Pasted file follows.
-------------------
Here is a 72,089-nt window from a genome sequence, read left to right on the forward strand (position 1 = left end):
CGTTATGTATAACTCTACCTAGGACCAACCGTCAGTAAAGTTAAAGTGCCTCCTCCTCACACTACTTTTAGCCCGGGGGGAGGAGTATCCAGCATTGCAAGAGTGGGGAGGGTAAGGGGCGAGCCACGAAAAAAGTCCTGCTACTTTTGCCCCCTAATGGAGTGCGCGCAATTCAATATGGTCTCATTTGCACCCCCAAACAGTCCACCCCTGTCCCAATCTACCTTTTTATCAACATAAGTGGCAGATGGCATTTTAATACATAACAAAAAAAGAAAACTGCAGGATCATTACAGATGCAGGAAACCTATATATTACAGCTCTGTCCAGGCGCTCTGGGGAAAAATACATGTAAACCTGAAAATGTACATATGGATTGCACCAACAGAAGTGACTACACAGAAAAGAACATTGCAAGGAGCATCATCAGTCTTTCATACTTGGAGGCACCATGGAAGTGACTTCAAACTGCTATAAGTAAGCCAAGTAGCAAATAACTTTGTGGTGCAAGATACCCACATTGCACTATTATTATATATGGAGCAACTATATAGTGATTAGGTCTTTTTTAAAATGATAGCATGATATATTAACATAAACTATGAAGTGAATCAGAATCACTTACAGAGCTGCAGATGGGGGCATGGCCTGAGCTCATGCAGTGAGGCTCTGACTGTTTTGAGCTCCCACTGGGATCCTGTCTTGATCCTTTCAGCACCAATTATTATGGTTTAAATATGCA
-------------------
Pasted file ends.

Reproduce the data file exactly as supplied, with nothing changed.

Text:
Here is a 72,089-nt window from a genome sequence, read left to right on the forward strand (position 1 = left end):
CGTTATGTATAACTCTACCTAGGACCAACCGTCAGTAAAGTTAAAGTGCCTCCTCCTCACACTACTTTTAGCCCGGGGGGAGGAGTATCCAGCATTGCAAGAGTGGGGAGGGTAAGGGGCGAGCCACGAAAAAAGTCCTGCTACTTTTGCCCCCTAATGGAGTGCGCGCAATTCAATATGGTCTCATTTGCACCCCCAAACAGTCCACCCCTGTCCCAATCTACCTTTTTATCAACATAAGTGGCAGATGGCATTTTAATACATAACAAAAAAAGAAAACTGCAGGATCATTACAGATGCAGGAAACCTATATATTACAGCTCTGTCCAGGCGCTCTGGGGAAAAATACATGTAAACCTGAAAATGTACATATGGATTGCACCAACAGAAGTGACTACACAGAAAAGAACATTGCAAGGAGCATCATCAGTCTTTCATACTTGGAGGCACCATGGAAGTGACTTCAAACTGCTATAAGTAAGCCAAGTAGCAAATAACTTTGTGGTGCAAGATACCCACATTGCACTATTATTATATATGGAGCAACTATATAGTGATTAGGTCTTTTTTAAAATGATAGCATGATATATTAACATAAACTATGAAGTGAATCAGAATCACTTACAGAGCTGCAGATGGGGGCATGGCCTGAGCTCATGCAGTGAGGCTCTGACTGTTTTGAGCTCCCACTGGGATCCTGTCTTGATCCTTTCAGCACCAATTATTATGGTTTAAATATGCA